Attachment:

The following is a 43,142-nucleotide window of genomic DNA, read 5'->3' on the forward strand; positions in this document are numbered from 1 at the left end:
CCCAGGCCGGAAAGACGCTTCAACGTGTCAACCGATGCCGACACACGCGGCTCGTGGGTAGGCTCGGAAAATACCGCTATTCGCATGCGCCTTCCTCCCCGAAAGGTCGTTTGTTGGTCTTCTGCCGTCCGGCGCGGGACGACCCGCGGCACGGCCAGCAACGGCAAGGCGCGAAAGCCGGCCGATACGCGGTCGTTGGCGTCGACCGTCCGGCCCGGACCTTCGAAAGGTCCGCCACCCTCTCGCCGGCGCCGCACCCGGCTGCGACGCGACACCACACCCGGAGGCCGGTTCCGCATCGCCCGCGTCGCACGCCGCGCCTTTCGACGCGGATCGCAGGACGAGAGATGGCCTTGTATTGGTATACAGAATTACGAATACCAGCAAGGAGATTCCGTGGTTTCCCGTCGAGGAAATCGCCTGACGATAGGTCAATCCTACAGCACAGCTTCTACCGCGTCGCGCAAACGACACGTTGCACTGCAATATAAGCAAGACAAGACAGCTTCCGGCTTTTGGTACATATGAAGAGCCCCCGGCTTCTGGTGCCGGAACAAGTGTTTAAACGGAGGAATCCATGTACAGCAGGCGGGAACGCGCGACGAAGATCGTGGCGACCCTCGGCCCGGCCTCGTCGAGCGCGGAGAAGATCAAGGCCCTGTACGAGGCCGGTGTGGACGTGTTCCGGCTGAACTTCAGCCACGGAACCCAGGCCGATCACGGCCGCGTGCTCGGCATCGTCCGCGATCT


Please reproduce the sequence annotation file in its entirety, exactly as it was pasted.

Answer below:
The following is a 43,142-nucleotide window of genomic DNA, read 5'->3' on the forward strand; positions in this document are numbered from 1 at the left end:
CCCAGGCCGGAAAGACGCTTCAACGTGTCAACCGATGCCGACACACGCGGCTCGTGGGTAGGCTCGGAAAATACCGCTATTCGCATGCGCCTTCCTCCCCGAAAGGTCGTTTGTTGGTCTTCTGCCGTCCGGCGCGGGACGACCCGCGGCACGGCCAGCAACGGCAAGGCGCGAAAGCCGGCCGATACGCGGTCGTTGGCGTCGACCGTCCGGCCCGGACCTTCGAAAGGTCCGCCACCCTCTCGCCGGCGCCGCACCCGGCTGCGACGCGACACCACACCCGGAGGCCGGTTCCGCATCGCCCGCGTCGCACGCCGCGCCTTTCGACGCGGATCGCAGGACGAGAGATGGCCTTGTATTGGTATACAGAATTACGAATACCAGCAAGGAGATTCCGTGGTTTCCCGTCGAGGAAATCGCCTGACGATAGGTCAATCCTACAGCACAGCTTCTACCGCGTCGCGCAAACGACACGTTGCACTGCAATATAAGCAAGACAAGACAGCTTCCGGCTTTTGGTACATATGAAGAGCCCCCGGCTTCTGGTGCCGGAACAAGTGTTTAAACGGAGGAATCCATGTACAGCAGGCGGGAACGCGCGACGAAGATCGTGGCGACCCTCGGCCCGGCCTCGTCGAGCGCGGAGAAGATCAAGGCCCTGTACGAGGCCGGTGTGGACGTGTTCCGGCTGAACTTCAGCCACGGAACCCAGGCCGATCACGGCCGCGTGCTCGGCATCGTCCGCGATCT